Planning rich mathematics lessons

There is so much to think about when planning and teaching mathematics lessons. At many schools, there is an adopted text that dictates what teachers teach and when they teach it. At our school, the adopted mathematics textbook provides a resource for lessons, but that text is not the mathematics curriculum. This can feel freeing but also daunting. How can teachers be certain they are planning rich mathematics lessons when they aren’t following a lesson from an adopted text?”

As a math specialist at the school I have wondered, “Could a lesson-planning template be helpful to teachers when they plan their own math lessons? And what would that template look like? In order to plan a mathematically rich task, I wanted that template to include:

  • A reference to national standards
  • A context
  • A connection to recently revised progress reports and “I Can” statements
  • A way to provide mathematical progressions (developmental sequences) for the target skill
  • An outline for teaching the lesson – (launch, explore, summarize)
  • Anticipation student responses
  • Connections with the 5 Practices for Orchestrating Productive Mathematics Discussions by Margaret S. Smith and Mary Kay Stein–Anticipate, Monitor, Select, Sequence, and Connect.

Gratefully, I collaborated with Jill Gough about that template. Jill is the director of Teaching and Learning at Trinity School in Atlanta and is my colleague. In addition to her mathematics expertise, she is masterful at listening to ideas and illustrating them through her sketches.

With her help, this is our latest iteration of a mathematics lesson-planning template.

gough-holden-template

This is one of the completed templates for Pre-K.

prek-rotation6And this is an example of a completed template for a First Grade lesson.

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I believe the important part of this math-planning template is understanding the mathematics content necessary to effectively plan with it.

Mathematics content knowledge is needed to anticipate student responses for a lesson. Anticipating responses helps us be strategic in providing entry points for the lesson and meeting students where they are during the lessons.

For example, during a lesson asking students to physically act out, and later use objects to model How Many Feet in the Bed?, these were anticipated students responses:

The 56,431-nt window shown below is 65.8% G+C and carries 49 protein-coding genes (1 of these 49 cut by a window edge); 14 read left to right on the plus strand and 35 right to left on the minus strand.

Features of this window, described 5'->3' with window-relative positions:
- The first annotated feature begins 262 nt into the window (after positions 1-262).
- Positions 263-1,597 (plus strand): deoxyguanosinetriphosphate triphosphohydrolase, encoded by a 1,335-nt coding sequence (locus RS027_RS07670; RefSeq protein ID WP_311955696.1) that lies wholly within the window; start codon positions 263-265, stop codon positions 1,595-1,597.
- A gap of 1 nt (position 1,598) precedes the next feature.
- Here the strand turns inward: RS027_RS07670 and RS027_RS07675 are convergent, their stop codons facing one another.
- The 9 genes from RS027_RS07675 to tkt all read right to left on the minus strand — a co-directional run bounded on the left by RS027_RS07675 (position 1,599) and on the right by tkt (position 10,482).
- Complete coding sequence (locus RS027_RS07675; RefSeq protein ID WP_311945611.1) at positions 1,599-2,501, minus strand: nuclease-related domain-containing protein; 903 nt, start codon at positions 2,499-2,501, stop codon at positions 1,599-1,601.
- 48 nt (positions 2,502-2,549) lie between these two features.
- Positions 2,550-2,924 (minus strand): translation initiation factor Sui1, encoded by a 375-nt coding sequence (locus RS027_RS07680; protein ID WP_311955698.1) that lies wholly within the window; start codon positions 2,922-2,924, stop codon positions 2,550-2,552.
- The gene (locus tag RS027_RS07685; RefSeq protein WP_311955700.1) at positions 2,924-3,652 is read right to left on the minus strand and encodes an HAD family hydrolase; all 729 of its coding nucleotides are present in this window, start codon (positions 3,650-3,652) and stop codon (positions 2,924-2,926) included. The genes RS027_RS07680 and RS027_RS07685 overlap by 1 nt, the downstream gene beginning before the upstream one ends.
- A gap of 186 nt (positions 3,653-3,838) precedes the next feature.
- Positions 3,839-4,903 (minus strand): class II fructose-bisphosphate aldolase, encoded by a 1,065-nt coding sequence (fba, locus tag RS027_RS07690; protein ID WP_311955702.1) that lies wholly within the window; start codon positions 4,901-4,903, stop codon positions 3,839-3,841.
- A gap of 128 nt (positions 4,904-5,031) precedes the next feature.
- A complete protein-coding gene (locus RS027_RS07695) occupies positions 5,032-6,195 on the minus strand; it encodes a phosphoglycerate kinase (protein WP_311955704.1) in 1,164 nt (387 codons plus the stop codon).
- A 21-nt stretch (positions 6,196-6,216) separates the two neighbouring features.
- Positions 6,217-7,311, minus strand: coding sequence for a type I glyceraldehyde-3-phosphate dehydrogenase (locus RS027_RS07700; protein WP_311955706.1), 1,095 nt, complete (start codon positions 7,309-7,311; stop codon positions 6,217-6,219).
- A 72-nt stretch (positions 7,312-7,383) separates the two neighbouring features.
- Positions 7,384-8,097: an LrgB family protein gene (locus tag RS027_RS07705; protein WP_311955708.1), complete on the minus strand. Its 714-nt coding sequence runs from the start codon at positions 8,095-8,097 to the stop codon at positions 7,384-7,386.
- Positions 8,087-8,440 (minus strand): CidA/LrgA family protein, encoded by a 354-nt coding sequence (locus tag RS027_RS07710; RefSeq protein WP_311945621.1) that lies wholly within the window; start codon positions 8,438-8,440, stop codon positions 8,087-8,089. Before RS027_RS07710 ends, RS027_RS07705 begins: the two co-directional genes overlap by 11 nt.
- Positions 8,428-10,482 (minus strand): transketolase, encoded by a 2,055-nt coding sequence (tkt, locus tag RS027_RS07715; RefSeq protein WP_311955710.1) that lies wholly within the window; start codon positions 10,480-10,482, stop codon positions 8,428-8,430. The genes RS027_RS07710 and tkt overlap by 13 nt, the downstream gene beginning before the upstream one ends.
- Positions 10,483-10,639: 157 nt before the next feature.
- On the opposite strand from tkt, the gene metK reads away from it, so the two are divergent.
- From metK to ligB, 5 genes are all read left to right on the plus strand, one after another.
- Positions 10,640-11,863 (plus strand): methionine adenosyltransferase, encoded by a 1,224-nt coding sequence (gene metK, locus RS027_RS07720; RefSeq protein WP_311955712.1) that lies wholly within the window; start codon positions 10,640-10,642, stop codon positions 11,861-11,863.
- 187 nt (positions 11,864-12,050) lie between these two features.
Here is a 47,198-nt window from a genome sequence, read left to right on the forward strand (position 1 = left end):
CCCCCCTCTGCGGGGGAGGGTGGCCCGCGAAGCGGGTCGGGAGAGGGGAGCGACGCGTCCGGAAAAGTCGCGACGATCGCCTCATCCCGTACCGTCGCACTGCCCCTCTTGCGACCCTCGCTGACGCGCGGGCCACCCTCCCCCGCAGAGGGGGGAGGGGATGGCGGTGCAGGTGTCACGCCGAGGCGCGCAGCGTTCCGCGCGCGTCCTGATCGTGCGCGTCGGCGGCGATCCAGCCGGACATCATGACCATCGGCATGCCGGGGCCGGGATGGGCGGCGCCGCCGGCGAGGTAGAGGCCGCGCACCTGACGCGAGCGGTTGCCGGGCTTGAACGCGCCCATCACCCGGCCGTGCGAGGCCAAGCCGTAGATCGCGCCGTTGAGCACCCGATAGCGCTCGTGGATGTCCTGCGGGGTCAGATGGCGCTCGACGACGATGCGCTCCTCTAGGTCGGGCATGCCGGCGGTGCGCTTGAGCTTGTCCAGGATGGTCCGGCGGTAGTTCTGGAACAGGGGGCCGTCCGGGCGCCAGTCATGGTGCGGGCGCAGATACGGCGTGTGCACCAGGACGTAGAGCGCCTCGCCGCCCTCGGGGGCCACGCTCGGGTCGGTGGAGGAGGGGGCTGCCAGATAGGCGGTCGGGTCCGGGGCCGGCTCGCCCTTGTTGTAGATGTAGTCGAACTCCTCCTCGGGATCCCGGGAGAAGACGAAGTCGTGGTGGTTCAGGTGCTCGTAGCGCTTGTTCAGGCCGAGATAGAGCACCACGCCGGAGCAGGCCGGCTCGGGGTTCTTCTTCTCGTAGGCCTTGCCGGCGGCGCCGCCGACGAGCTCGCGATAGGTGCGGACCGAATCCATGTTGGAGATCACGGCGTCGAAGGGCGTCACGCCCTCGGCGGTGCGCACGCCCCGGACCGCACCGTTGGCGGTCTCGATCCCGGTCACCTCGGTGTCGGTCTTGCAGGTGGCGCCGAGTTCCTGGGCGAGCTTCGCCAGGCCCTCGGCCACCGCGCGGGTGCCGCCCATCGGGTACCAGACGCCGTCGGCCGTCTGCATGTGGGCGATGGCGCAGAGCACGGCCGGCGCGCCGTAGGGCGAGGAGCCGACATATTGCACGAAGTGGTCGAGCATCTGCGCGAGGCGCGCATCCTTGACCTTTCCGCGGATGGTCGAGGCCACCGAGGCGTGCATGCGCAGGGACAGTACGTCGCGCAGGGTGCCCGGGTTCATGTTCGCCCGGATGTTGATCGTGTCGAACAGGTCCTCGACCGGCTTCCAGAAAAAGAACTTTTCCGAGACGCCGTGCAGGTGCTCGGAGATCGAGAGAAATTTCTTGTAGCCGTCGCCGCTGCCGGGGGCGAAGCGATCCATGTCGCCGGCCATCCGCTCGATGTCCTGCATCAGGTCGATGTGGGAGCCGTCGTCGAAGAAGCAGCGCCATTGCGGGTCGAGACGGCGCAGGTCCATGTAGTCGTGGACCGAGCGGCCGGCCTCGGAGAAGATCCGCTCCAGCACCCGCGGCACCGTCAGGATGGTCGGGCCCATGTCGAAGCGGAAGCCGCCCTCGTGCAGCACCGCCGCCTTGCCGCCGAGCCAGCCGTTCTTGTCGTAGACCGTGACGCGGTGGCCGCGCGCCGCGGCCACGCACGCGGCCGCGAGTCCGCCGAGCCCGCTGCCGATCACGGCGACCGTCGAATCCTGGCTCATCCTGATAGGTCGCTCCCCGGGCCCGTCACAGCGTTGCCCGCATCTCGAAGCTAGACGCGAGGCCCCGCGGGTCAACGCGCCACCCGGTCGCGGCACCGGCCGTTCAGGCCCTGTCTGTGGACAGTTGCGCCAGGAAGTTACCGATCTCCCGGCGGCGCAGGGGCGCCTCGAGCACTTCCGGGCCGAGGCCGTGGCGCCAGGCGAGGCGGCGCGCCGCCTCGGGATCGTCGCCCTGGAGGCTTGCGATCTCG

• Counting the feet by ones to tell how many.
  • Counting the feet by twos to tell how many.
  • Starting the count over to know” how many feet in the bed” after another character gets in.
  • Counting on from the last count when another character gets in the bed to tell ‘how many feet in the bed”.
  • ‘Just knowing’ “how many feet in the bed” without counting.
  • Struggling to count or to tell how many in all as the number of feet in the bed increases.

Content knowledge is also necessary as we monitor what our students do during the lessons.

For example, during that How Many Feet in the Bed? lesson, it is important to notice and note:

Can students model the story with objects?

Are students keeping track of an unorganized pile of objects?

Does a student demonstrate one to one?

Do students know how many after counting?

Can students count on?

Where students are in their mathematical understanding is demonstrated in what they are doing and saying. And what they do and say helps us know what to ask, when to nudge, and what should happen in the next lesson.

postits

Creating this template reminds me of planning for guided reading. When planning for a guided reading group, I wouldn’t simply ask students to read and then tomorrow pick another book and ask them to read again. I would choose a focus for the lesson: decoding, fluency, or comprehension (the target). Then I would choose a proper supporting text to match the focus (context). During the lesson, I would notice what students know how to do as they read. I would also notice what they struggle to do and what strategies they use to help themselves when they struggle. I would realize what tools students don’t yet have that can help them with future texts (notice and note). I would know how to notice all of this and make instructional decisions because I know what tools students need to become readers. There is a path. Deepening our content knowledge helps us understand the path in mathematics.

So, this math lesson-planning template is a beginning to planning rich tasks. The template helps us think about the content and the path of learning for the lessons. And it is helping us notice what students do.

What’s next:

It is crucial for me to create efficient and useful meeting agendas as grade level teams and I continue to build our collaborative math communities. During 30-minute meetings once per rotation, we have shared our notes, noticed trends across classrooms, talked about content, and discussed future lessons.

The lesson planning template should evolve to explicitly include the math practices. Routines for Reasoning by Grace Kelemanik, Amy Lucenta, and Susan Janssen Creighton states that a math practice goal is a thinking goal. Those math practices describe how students will reason mathematically about a problem.

So this journey continues… 

Learner, Thinker, Writer: Becky Holden serves the Trinity Community as the Early Elementary Mathematics Specialist.

2 thoughts on “Planning rich mathematics lessons

  1. I love that you have connected planning for a math lesson with reading. We often think of them as completely different, but the same intentionality in planning produces strong results for our learners, and, in turn, allows us to glean valuable information about them as we notice and note!

  2. Wow! Thank you for being so dedicated to our school and our EED learners. I look forward to teaching your students in 6th grade in the near future.

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